Tuesday 15 October 2019

Summers aiming to draw on lessons from superstar Curry in crunch Cup clash with Tralee


‘Puff’ Summers outside St Kieran’s College, Kilkenny, where he does some coaching – a long way from his days practising with Steph Curry in North Carolina.
‘Puff’ Summers outside St Kieran’s College, Kilkenny, where he does some coaching – a long way from his days practising with Steph Curry in North Carolina.
Barry Lennon

Barry Lennon

Although an ocean separates them now, Steph Curry and Templeogue's Lawrence 'Puff' Summers once honed their skills side-by-side at North Carolina's Davidson College.

In the week that the Golden State Warriors superstar scored 51 points against the Washington Wizards, his former colleague tonight faces Kieran Donaghy's Tralee at Inchicore in the National Cup's opening weekend.

A decade since they crossed paths, Summers still remembers the arrival of the 18-year-old future sensation, though he didn't seem it at the time.

"He was just a skinny kid who ended up at Davidson, just like I'd been a skinny kid who ended up there. He was unknown to the world yet, so there was no 'Steph Curry'," he recalls.

"He was always a great guy. He was very interested in the path I was taking and was saying, 'I want to be professional'."

While Curry has become a two-time NBA MVP and three-time champion, Summers moved abroad before settling in Kilkenny where he now coaches several schools, including the hurling nursery of St Kieran's College.


"All of a sudden he [Curry] went to the NBA and the first couple of years I could get a hold of him. And now, if you send him a Facebook message, you feel like a fanboy because you know he's not getting that," Summers laughs.

"I'm actually really mad at him because if he had been just a regular NBA player there's a chance we could have stayed in touch and I could have got him over to Ireland but not now. He's not doing a guest session in Kieran's College."

Getting to coach basketball in the famed small-ball stronghold, which boasts a record 22 Senior All-Ireland college titles, was going to prove difficult for Summers.

However, the Virginian knew his audience.

"I did the first couple of sessions and the PE teachers were not really buying it," Summers explains.

"Then I brought in tennis balls to do some ball-handling stuff and they were like, 'oh, this is very similar to hurling, this hand-eye coordination stuff.' And from there they loved me."

Summers now coaches the school's first and second years, and hopes to develop U-16 and U-19 teams, though hurling remains king in Kilkenny.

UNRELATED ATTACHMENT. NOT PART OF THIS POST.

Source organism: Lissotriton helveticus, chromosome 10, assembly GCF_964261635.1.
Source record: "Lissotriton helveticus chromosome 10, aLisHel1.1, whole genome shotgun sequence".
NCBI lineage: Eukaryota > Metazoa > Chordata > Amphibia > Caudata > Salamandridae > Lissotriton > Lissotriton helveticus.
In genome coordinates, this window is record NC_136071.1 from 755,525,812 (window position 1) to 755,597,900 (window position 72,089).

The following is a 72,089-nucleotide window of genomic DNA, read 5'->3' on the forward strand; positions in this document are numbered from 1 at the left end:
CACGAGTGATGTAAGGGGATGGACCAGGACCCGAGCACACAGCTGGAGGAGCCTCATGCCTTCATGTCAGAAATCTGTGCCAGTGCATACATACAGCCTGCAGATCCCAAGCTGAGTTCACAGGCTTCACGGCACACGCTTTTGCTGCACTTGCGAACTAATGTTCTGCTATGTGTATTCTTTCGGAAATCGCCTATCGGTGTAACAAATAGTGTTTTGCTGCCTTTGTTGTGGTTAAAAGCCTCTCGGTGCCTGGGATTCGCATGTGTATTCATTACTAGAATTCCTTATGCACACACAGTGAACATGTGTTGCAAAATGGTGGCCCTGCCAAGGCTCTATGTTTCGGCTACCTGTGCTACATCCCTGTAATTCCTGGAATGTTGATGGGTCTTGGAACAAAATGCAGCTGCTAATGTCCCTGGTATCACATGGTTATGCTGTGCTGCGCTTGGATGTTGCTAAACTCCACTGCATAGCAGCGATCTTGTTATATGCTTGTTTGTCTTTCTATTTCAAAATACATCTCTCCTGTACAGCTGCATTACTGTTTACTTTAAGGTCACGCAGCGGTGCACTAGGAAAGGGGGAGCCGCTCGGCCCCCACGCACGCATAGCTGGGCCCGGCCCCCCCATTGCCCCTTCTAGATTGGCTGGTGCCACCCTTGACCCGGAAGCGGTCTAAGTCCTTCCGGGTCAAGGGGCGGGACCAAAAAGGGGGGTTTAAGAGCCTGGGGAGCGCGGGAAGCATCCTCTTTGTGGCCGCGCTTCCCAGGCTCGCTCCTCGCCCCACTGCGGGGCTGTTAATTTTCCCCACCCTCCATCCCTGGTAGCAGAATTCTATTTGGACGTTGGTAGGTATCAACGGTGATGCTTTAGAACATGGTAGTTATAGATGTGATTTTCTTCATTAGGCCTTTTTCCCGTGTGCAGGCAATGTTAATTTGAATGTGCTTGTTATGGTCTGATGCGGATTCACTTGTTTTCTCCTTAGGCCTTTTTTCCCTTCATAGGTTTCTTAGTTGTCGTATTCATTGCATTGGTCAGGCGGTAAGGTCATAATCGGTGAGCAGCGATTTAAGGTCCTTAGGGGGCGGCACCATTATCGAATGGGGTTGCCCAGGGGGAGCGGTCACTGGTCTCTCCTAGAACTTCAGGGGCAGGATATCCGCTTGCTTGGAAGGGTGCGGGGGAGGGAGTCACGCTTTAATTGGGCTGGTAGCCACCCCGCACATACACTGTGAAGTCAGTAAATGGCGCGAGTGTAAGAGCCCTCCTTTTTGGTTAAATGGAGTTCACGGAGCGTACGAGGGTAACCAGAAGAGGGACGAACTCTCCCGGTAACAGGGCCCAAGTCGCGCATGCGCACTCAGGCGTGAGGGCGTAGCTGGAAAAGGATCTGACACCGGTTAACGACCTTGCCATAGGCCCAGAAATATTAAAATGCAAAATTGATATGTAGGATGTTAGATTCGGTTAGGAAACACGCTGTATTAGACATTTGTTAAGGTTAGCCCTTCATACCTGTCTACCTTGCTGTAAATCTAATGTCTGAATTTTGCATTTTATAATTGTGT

One of Summers's earliest successes at Kieran's was former student Colum Prendiville, whose talents earned him a place representing Ireland U-16s at the European Championships in Macedonia.

However, on return from that competition, Prendiville decided to focus his efforts on hurling and now plays for DCU.

"It's a very slow process but it's good to be in there. We have so many playing for the local club that are going to Kieran's it made sense for me to be there," 35-year-old Summers muses.

He has a Gaelic football legend to thank in Liam McHale for welcoming him when he first arrived in Ireland to play for Ballina.

The former All-Star and Deora Marsh, an American player who had already made the western town home, both made his move to Mayo easy.

"The first time I ever had bacon and cabbage was at Deora's house. He is full Ballina. But Ballina with a Mississippi accent," recalls Summers.

"Liam would pick us up from our house every day and we'd go shoot. He owned a bar at the time. He'd bring us to help pull the kegs into the bar."

The point-guard had originally been destined for Denmark the week he arrived in the west, but his agent called the day before his flight informing of an opportunity in Ireland.

Denmark was a higher standard but Mayo was English-speaking and offered the chance to shine. He accepted and three days later he found himself shooting around with just five other team-mates in a hall in Ballina - the rest of the side were in work.

He established a place on the court, the town and the country, marrying the club chairman's daughter Lynda.

"It was a running joke at our wedding that he flew me over to marry his daughter," he recalls.

"She was always coming to the games and was one of the drivers going down to the games. Slowly but surely I worked my way into the front seat of the car and, two kids later, here we are."

After playing with Limerick, Belfast Star, Moycullen and stints in Portugal and Australia, the family settled in Kilkenny and Summers joined Templeogue.

He has enjoyed his most successful stint in Ireland with the Dubliners, claiming both Super League and National Cup victories.

He'll hope that this, and his side's unbeaten record so far this season, bodes well as Templeogue take on Tralee Warriors in the marquee fixture of the Cup's first round.

"It's great that we have to get up to speed so early in the season. If we didn't have that sense of urgency before, we definitely have it now," he says.

NATIONAL CUP - Belfast Star v CandS Neptune, 6.30; UCD Marian v Moycullen, 7.0; Maree v Griffith College Swords Thunder, 8.0; Templeogue v Garvey's Tralee Warriors, 8.0.

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